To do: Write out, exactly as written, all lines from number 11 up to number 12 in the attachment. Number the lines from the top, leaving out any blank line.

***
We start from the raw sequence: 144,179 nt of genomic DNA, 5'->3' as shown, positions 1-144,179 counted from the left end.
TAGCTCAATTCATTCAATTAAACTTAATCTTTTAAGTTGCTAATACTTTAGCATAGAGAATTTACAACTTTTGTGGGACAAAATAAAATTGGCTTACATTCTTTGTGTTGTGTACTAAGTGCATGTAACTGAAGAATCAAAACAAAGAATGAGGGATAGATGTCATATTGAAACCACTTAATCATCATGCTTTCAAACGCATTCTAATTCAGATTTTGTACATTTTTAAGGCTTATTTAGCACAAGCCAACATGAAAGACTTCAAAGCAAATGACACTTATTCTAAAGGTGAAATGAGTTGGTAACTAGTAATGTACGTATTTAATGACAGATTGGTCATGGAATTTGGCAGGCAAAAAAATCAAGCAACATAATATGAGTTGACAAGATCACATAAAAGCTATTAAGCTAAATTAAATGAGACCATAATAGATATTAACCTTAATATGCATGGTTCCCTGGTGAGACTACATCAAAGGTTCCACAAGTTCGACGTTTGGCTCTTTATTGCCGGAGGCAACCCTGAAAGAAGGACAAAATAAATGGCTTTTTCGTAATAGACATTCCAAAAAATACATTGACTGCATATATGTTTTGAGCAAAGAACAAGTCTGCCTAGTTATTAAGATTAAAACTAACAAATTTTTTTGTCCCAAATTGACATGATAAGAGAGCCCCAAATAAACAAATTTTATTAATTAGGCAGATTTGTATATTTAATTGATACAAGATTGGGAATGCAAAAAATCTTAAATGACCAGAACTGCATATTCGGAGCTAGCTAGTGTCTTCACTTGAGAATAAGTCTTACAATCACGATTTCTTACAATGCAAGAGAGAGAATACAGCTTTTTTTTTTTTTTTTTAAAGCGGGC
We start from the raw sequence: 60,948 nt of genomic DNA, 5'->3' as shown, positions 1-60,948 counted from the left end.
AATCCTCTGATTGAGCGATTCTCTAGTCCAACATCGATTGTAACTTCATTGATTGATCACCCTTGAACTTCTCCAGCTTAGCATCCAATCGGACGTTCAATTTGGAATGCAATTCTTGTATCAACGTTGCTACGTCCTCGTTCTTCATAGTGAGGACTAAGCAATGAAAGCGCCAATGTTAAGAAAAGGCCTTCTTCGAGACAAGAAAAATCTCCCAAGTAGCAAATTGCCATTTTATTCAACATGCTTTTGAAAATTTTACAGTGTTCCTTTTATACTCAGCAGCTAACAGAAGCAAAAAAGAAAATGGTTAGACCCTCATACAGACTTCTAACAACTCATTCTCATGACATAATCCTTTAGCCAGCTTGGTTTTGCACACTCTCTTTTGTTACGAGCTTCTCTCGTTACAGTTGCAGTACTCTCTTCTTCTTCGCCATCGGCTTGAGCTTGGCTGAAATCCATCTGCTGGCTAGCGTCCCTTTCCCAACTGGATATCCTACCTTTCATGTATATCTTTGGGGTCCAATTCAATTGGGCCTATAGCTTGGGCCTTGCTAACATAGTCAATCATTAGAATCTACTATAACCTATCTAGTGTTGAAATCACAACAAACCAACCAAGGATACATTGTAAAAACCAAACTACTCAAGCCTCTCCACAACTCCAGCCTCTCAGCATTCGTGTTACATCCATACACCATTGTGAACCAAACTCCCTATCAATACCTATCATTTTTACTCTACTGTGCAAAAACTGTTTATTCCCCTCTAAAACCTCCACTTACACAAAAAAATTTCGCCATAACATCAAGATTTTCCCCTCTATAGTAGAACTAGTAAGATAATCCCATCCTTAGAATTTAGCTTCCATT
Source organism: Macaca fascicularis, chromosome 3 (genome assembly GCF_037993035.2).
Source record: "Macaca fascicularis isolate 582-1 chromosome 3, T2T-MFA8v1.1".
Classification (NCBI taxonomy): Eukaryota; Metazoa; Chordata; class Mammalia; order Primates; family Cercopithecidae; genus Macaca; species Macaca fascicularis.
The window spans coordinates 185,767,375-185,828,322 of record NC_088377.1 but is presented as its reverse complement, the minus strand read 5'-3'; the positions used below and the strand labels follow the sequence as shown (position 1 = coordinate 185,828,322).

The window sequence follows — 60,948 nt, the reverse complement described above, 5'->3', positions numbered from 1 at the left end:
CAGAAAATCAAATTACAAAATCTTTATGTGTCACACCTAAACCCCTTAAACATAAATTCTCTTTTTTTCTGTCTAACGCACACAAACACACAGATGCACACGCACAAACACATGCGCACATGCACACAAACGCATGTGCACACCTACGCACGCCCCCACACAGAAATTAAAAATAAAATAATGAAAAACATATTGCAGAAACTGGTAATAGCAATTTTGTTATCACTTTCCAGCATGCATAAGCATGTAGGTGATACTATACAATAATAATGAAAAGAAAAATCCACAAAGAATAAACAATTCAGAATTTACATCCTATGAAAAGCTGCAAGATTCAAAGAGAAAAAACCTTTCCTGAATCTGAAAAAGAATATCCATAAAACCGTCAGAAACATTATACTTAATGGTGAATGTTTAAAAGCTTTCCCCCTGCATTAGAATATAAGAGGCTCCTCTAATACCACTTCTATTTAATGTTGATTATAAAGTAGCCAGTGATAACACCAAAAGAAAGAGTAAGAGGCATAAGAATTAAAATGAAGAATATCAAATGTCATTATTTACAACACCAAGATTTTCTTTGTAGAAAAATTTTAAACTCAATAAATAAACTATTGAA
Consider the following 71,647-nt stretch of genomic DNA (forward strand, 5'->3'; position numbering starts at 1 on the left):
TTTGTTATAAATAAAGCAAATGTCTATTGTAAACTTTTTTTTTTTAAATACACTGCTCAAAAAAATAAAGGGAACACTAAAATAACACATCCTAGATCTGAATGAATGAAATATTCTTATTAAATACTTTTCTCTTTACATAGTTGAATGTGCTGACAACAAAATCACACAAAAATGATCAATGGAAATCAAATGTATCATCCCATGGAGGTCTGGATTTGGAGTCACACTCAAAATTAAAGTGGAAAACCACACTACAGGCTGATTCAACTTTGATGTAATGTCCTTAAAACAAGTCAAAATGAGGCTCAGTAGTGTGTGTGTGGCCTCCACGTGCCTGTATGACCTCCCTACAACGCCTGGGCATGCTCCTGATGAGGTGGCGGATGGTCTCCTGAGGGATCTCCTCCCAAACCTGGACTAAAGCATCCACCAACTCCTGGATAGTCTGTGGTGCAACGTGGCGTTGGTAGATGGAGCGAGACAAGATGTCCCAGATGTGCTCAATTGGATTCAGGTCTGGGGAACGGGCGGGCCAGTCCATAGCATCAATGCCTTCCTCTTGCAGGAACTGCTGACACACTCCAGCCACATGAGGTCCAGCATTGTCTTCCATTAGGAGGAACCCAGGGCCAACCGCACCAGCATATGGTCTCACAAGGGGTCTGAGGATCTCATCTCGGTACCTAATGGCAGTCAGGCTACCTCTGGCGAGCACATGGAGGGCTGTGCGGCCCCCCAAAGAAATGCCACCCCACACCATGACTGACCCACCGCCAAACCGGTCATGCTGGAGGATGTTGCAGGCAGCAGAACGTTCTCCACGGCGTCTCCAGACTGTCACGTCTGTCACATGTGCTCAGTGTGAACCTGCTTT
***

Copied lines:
Consider the following 71,647-nt stretch of genomic DNA (forward strand, 5'->3'; position numbering starts at 1 on the left):
TTTGTTATAAATAAAGCAAATGTCTATTGTAAACTTTTTTTTTTTAAATACACTGCTCAAAAAAATAAAGGGAACACTAAAATAACACATCCTAGATCTGAATGAATGAAATATTCTTATTAAATACTTTTCTCTTTACATAGTTGAATGTGCTGACAACAAAATCACACAAAAATGATCAATGGAAATCAAATGTATCATCCCATGGAGGTCTGGATTTGGAGTCACACTCAAAATTAAAGTGGAAAACCACACTACAGGCTGATTCAACTTTGATGTAATGTCCTTAAAACAAGTCAAAATGAGGCTCAGTAGTGTGTGTGTGGCCTCCACGTGCCTGTATGACCTCCCTACAACGCCTGGGCATGCTCCTGATGAGGTGGCGGATGGTCTCCTGAGGGATCTCCTCCCAAACCTGGACTAAAGCATCCACCAACTCCTGGATAGTCTGTGGTGCAACGTGGCGTTGGTAGATGGAGCGAGACAAGATGTCCCAGATGTGCTCAATTGGATTCAGGTCTGGGGAACGGGCGGGCCAGTCCATAGCATCAATGCCTTCCTCTTGCAGGAACTGCTGACACACTCCAGCCACATGAGGTCCAGCATTGTCTTCCATTAGGAGGAACCCAGGGCCAACCGCACCAGCATATGGTCTCACAAGGGGTCTGAGGATCTCATCTCGGTACCTAATGGCAGTCAGGCTACCTCTGGCGAGCACATGGAGGGCTGTGCGGCCCCCCAAAGAAATGCCACCCCACACCATGACTGACCCACCGCCAAACCGGTCATGCTGGAGGATGTTGCAGGCAGCAGAACGTTCTCCACGGCGTCTCCAGACTGTCACGTCTGTCACATGTGCTCAGTGTGAACCTGCTTT